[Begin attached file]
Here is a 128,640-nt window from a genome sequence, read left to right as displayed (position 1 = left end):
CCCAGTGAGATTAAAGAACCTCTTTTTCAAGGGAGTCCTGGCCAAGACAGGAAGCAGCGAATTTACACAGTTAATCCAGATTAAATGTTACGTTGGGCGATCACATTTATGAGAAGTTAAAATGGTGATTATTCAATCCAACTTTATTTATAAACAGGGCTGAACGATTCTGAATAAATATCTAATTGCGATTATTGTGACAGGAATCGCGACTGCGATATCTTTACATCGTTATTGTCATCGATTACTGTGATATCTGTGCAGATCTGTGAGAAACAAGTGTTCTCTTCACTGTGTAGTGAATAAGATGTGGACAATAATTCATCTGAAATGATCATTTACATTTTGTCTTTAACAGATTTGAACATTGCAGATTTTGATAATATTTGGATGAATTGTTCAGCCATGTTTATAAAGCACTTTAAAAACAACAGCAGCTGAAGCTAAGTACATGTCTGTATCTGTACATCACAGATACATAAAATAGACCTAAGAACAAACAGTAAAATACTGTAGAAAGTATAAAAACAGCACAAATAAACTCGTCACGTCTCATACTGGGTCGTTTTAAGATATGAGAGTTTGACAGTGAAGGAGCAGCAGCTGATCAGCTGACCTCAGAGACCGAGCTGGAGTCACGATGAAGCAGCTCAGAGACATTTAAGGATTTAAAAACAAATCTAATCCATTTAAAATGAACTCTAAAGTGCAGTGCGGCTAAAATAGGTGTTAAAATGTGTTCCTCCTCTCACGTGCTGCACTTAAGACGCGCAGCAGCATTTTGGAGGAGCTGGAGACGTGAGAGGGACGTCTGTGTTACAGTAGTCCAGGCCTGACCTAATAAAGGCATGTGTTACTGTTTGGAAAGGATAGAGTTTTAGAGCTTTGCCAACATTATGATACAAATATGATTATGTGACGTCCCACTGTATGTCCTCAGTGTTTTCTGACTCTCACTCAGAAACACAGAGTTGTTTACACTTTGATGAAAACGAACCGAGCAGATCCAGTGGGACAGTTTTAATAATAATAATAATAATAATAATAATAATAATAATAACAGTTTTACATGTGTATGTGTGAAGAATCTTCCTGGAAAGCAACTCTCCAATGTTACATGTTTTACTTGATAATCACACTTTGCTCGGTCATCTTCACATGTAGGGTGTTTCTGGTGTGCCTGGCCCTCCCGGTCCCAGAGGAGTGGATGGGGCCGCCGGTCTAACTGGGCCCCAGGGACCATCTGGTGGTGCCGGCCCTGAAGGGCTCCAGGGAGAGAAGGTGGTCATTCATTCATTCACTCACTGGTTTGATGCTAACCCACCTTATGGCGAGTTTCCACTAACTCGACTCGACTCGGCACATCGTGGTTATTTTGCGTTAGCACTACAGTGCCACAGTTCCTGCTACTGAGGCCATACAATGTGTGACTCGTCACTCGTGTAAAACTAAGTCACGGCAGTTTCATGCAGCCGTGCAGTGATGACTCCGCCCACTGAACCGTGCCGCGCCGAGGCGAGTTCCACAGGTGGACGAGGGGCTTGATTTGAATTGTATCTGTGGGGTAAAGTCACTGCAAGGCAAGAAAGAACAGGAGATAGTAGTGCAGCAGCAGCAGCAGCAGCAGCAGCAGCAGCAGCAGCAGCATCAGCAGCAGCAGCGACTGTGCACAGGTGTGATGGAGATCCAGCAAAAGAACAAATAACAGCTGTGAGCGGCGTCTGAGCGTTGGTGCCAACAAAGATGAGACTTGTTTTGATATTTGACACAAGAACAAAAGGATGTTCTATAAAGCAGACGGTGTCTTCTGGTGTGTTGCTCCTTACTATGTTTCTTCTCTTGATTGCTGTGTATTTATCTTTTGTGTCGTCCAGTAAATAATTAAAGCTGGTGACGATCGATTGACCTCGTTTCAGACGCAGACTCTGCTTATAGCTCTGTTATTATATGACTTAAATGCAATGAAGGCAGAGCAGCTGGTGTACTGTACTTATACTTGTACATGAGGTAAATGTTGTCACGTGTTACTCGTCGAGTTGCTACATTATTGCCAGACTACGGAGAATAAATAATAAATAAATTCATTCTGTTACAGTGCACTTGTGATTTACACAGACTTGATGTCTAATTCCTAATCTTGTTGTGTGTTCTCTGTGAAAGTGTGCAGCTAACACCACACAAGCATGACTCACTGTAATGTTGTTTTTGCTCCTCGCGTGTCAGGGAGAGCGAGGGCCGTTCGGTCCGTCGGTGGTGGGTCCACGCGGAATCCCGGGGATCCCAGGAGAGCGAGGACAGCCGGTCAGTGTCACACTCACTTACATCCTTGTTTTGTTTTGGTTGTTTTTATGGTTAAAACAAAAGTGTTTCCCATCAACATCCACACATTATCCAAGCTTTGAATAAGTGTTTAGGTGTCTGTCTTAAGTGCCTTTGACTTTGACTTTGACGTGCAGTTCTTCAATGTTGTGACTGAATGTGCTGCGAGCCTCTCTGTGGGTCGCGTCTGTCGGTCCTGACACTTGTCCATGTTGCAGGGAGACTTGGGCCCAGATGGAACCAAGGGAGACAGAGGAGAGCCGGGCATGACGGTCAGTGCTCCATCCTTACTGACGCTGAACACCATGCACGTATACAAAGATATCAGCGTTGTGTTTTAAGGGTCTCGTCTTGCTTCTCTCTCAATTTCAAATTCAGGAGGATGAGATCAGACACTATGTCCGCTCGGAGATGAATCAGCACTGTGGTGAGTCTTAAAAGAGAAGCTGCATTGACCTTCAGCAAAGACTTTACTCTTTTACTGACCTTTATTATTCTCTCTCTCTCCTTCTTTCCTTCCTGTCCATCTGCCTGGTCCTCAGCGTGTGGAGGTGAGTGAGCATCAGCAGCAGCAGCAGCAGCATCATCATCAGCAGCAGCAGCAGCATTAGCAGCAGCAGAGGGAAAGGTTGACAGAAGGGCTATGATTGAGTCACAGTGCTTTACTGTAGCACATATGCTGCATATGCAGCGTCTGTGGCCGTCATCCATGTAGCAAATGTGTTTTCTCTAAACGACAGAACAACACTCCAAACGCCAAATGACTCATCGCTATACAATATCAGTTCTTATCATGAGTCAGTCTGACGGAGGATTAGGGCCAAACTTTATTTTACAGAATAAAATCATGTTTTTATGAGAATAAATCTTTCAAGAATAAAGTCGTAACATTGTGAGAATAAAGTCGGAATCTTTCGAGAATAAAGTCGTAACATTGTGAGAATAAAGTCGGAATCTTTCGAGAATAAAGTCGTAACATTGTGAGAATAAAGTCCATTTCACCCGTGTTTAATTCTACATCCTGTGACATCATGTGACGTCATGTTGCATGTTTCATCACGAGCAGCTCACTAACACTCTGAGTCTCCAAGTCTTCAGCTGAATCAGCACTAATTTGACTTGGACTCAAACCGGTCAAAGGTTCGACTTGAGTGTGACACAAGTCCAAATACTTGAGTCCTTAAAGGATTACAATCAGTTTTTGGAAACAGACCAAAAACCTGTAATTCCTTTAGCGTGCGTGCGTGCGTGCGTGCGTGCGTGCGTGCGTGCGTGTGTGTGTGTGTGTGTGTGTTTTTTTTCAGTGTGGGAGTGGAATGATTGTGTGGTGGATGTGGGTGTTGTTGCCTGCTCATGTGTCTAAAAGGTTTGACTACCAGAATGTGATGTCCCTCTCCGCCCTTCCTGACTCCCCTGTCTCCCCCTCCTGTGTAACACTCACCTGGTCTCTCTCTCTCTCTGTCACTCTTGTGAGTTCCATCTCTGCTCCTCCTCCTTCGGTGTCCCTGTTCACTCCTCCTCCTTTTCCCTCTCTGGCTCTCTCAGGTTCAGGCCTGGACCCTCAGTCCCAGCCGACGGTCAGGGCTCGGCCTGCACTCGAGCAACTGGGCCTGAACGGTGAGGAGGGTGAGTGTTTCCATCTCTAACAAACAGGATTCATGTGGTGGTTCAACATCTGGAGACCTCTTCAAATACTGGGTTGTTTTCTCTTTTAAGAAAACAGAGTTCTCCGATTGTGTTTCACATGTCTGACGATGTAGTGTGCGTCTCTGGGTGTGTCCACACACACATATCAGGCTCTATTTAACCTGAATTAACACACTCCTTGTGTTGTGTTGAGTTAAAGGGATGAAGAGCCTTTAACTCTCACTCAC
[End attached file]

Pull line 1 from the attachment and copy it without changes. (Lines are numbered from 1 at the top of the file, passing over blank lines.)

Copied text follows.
Here is a 128,640-nt window from a genome sequence, read left to right as displayed (position 1 = left end):